Im looking at the Legendre Polynomials and trying to recreate the first few terms

$${d \over dx} \left[ (1-x^2) {d \over dx} P_n(x) \right] + n(n+1)P_n(x) = 0.$$

What exactly is P_n(x)? and could you give an example of how you would produce the Legendre polynomial if we set n to 3 or 4?

Also, maybe a separate question but does $nP_n$ make any sense as an idividual statement in this context?


This is the differential equation the Legendre polynomials satistky; you may use the recursive relation, known as Bonnet's recursion formula, in order to recreate them:

$(n+1)P_{n+1}(x) = (2n+1)xP_n(x) - nP_{n-1}(x)$

You can use this recursion in order to get them, as long as you get the first 2 terms: you can find them using explicitly the differential equation:

For $n=0$, the equation becomes $\frac{d}{dx}\Big[ (1-x^2) \frac{d}{dx}P_0(x) \Big] = 0$ This clearly has $P_0(x)=$ constant as a solution, and if you use the normalization

$P_n(1)=1$ for every $n$

you get $P_0(x)=1$.

For $n=1$, the equation becomes $\frac{d}{dx}\Big[ (1-x^2) \frac{d}{dx}P_1(x) \Big] +2P_1(x)= 0$. This can seem a little messy: let's just try polynomials of the simplest form (non-constant), that is, of the form $Ax+B$ (linear); we get

$-2Ax + 2Ax + 2B=0$

which clearly tells us that the polynomial $P_1(x) = Ax$ is a solution; using again the normalization condition, we get $P_1(x) = x$.

From now on, is trivial to get the other ones, using the above recursion formula: for example for the 2nd polynomial we have

$2P_2(x) = 3xP_1(x)-P_0(x) = 3x^2 - 1$

  • $\begingroup$ Do i have to use the recurrence relation? Can you get n=5 say using differentiation? $\endgroup$ – MathsPro Nov 5 '14 at 19:51
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    $\begingroup$ You can also use the equation $P_n(x) = \frac{1}{2^n n!} \frac{d^n}{dx^n} \Big[(1-x^2)^n \Big]$, I have given the recursive equation because I read you wanted to recreat all the polynomials one by one, from 0 to $n=4 or 5...$ $\endgroup$ – Klaramun Nov 5 '14 at 20:01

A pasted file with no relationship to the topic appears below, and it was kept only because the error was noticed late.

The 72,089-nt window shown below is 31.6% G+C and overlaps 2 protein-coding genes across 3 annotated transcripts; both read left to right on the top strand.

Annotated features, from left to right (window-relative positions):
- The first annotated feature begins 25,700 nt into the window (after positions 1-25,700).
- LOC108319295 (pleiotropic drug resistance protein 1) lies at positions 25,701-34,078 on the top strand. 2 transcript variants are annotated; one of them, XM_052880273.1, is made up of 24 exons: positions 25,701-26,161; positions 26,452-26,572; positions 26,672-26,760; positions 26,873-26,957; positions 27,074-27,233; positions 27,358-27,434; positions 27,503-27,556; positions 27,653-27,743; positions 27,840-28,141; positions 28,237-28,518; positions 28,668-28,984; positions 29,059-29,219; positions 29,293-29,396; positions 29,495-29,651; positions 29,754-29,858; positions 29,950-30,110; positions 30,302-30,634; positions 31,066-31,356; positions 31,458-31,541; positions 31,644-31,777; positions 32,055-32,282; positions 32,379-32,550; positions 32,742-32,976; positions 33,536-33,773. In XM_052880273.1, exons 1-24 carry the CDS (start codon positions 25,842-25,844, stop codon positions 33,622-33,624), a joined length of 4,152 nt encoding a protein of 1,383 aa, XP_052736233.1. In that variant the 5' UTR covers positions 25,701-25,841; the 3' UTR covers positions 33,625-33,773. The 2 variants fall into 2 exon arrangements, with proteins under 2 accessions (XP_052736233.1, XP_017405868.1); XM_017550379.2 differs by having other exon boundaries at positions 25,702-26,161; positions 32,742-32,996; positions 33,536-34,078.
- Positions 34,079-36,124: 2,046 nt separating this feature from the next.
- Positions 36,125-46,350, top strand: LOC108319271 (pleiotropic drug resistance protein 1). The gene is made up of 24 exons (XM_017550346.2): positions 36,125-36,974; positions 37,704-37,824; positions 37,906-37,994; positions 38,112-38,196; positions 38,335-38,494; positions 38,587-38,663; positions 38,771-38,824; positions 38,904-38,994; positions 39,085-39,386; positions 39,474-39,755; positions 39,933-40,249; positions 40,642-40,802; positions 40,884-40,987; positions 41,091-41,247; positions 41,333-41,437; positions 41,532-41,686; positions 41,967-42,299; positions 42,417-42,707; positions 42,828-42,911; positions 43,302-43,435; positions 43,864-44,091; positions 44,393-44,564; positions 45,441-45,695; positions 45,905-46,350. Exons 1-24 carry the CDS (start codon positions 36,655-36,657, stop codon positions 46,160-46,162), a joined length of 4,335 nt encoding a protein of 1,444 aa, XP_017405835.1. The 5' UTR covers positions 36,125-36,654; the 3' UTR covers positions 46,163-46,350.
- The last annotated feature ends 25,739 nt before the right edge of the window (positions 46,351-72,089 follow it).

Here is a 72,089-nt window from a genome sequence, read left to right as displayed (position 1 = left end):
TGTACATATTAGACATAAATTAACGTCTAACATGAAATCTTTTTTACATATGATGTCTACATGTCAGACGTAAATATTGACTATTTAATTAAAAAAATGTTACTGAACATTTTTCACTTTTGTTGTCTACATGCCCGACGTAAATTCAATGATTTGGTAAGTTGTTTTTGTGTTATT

• $\begingroup$ Thank you, the only thing i dont understand is how you get from $${d \over dx} \left[ (1-x^2) {d \over dx} P_n(x) \right] + n(n+1)P_n(x) = 0 $$ to $$P_n(x) = \frac{1}{2^n n!} \frac{d^n}{dx^n} \Big[(1-x^2)^n \Big]$$ $\endgroup$ – MathsPro Nov 5 '14 at 20:18
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    $\begingroup$ You can try using the standard method of power series: say $P_n(x) = \sum_{k=0}^{+\infty} a_k(n) x^k$ and incert this into the differential equation: you will get a recurrence relation for the coefficients. You do not need to worry about the convergence, this is only a trick: you can start by assuming $|x| < 1$, using the method and then try to find a "cute" expression for the $P_n(x)'s$; by obtaining these polynomials you only need to check that these are indeed solutions, and you are done. (The normalization condition will be still $P_n(1)=1$, it's the standard one) $\endgroup$ – Klaramun Nov 5 '14 at 20:30

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